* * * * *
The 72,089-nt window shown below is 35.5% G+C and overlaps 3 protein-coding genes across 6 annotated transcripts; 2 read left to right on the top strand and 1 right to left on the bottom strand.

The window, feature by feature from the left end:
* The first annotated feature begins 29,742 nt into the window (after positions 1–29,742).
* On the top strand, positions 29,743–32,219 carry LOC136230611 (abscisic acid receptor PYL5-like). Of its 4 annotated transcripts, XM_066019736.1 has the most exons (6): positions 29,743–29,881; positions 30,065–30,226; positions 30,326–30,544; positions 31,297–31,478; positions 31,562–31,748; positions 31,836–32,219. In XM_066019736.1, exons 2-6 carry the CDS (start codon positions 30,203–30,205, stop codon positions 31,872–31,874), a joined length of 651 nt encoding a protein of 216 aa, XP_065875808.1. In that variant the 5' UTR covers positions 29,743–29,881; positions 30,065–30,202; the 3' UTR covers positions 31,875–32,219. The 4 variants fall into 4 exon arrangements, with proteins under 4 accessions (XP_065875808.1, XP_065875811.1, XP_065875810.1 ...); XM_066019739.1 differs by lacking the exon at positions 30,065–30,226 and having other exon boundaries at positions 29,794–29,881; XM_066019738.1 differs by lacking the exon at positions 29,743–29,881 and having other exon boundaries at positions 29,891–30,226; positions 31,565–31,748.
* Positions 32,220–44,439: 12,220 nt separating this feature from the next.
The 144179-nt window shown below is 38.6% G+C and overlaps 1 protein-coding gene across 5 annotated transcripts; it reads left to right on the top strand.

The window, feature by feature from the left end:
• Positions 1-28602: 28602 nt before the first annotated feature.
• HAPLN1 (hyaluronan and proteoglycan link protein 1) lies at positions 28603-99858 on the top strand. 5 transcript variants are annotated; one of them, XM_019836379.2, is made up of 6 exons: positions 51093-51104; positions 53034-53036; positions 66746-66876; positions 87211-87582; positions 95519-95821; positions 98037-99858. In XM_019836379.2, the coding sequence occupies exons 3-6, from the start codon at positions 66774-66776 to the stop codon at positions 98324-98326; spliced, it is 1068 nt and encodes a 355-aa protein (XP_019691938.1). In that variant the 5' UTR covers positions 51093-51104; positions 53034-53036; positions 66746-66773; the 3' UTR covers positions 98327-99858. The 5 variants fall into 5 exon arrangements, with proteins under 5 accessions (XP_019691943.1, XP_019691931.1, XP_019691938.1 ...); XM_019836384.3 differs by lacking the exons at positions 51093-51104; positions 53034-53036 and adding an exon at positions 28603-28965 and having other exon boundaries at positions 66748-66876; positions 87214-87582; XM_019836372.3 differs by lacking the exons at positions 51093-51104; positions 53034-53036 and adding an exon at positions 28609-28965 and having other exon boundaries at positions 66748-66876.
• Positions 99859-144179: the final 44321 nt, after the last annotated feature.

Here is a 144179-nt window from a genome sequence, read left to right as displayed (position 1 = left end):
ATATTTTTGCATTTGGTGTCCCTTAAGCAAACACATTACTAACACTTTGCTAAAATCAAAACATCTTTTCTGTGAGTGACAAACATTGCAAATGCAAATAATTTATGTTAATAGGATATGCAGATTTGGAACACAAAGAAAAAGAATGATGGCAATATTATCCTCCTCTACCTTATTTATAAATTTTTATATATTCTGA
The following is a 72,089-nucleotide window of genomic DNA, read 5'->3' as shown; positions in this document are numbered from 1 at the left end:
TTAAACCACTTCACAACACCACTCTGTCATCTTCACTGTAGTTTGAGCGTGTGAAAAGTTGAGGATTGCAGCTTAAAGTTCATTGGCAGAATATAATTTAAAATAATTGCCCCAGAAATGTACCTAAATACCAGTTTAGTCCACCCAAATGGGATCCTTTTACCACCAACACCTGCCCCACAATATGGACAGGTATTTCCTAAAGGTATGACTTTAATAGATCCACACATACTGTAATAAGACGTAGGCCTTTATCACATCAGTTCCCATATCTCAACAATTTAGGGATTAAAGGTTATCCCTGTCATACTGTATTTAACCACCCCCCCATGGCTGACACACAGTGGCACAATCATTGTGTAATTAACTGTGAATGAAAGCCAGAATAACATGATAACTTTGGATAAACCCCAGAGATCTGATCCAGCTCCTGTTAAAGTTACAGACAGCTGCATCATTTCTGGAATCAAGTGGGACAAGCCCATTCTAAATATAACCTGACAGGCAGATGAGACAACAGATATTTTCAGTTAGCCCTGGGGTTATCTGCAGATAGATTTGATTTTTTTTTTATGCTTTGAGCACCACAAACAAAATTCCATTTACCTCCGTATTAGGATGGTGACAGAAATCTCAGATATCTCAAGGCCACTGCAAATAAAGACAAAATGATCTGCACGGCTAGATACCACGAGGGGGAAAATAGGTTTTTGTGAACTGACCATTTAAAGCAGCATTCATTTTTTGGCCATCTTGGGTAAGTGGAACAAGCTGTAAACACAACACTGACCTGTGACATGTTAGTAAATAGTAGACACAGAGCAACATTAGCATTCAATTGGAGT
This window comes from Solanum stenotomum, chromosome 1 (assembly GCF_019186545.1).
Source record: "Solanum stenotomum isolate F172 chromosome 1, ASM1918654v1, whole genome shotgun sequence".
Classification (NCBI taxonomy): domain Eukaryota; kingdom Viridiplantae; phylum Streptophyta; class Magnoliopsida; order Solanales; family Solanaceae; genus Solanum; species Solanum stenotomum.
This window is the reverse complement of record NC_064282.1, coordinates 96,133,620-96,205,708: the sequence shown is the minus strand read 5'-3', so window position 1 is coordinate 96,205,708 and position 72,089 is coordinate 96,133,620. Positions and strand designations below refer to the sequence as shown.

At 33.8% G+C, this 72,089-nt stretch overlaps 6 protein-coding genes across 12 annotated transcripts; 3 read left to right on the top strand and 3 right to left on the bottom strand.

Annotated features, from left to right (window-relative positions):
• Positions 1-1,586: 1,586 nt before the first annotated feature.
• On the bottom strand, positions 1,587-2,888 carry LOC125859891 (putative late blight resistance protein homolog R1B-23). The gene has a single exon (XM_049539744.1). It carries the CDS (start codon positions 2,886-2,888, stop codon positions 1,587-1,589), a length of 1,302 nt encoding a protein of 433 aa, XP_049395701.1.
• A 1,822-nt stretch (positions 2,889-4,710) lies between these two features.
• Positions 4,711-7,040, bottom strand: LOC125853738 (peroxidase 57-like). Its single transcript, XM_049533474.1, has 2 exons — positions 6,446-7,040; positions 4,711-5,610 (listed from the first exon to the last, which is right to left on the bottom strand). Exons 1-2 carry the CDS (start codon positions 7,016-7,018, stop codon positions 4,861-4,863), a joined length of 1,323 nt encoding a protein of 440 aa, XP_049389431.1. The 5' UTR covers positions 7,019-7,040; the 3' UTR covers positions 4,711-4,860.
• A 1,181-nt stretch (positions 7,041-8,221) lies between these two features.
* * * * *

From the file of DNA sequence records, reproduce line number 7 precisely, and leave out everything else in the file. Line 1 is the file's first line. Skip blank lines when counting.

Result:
The window, feature by feature from the left end: